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Central Harlem Anonymous

photography Keeping track of film and cameras

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I have two major uses of Evernote in photography. I use a lot of old cameras, and it can be hard to remember the quirks of each. The Canon IIS2 has a light leak on the lower left; the aperture on the FED is rusted wide open, etc. Evernote is perfect for recording these issues as I notice them and allowing me to review them later, when selecting a camera or deciding how to use whichever one I have with me.

 

More important on a daily basis, I use Evernote to track my film. ISO 400 color in the Leicaflex, Kentmere iso 100 black & white in the Exakta II, etc. If you don't go through a roll all at once, it's easy to forget what's in there, and if you no longer know what kind of film you're using, it's impossible to set the speed and aperture correctly. I also note subject matter for each roll as I shoot it, which together with the record of film type, allows me to identify which camera took which pictures when I process the negatives.

 

post-146594-0-92930100-1376582745_thumb.

 

That's a photo taken at City Streets last week on Kodak TMAX 100 with a Canon 7 that has focus problems.

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I'm glad I'm not the only one who uses Evernote with film photography. 

 

When I fell back in love with shooting film this past Spring, Evernote became a clear choice for an assistant that I knew would help me in my new found adventure.  I started with 35mm and quickly acquired several SLRs and rangefinders for Street photography.  I then moved up to medium format using both TLRs (Rolleiflex and Yashica Mat 124G( and SLRs (Bronica SQ-A series) and finally large format using a 4x5 monorail view camera.  Having basically abandoned 14 years of shooting digitally, I realized I needed a way to record the exposure information since there was no longer the built in EXIF data that digital was giving me.  I also needed a way to track the films loaded into each camera and camera back or 4x5 film holder.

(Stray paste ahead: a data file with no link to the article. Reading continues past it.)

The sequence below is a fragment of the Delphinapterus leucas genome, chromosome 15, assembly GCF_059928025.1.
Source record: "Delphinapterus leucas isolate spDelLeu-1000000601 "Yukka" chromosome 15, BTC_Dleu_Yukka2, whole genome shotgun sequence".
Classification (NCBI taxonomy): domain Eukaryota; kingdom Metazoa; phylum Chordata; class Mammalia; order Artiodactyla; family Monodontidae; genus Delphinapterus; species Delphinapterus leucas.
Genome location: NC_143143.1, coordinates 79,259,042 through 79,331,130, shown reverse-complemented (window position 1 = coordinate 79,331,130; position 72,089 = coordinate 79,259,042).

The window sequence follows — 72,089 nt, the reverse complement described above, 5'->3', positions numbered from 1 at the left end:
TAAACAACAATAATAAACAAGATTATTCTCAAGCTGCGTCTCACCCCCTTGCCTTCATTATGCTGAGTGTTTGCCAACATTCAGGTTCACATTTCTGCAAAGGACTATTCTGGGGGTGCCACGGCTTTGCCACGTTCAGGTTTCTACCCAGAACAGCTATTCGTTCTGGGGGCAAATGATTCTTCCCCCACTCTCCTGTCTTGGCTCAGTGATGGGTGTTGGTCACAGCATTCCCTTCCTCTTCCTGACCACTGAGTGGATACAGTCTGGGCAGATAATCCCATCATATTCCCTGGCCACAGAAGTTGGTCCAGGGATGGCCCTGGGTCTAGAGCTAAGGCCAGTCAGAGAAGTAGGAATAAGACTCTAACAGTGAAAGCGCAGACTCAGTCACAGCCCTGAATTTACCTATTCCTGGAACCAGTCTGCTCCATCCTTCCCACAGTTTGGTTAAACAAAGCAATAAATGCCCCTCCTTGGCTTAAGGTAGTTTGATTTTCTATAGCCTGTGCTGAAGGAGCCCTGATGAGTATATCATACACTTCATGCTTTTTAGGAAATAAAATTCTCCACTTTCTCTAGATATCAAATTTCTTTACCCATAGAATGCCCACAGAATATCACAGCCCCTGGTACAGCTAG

Evernote to the rescue.  I setup a "Film Photography" notebook stack which has notebooks for: 

 

  1. Gear 
  2. Exposure Log 
  3. Film 
  4. Developing 
 

In the "Gear" notebook I keep a list of all film bodies, the lenses, film backs and filters I have for each, serial #s when they were available, when and where I purchased the gear from, types of films that work best for each and in what conditions.  I also add the PDF manual for each piece of gear after downloading them off of Mike Butkus's site(OrphanCameras.com).   

 

In the "Exposure log" notebook I have a note for each shot taken, primarily for the medium format and large format shooting.  I each note I keep: 

  • Aperture 
  • Shutter speed 
  • Film used, color or B&W and the box ISO rating of the film 
  • What ISO I actually shot the film at (helpful for pushing or pulling film)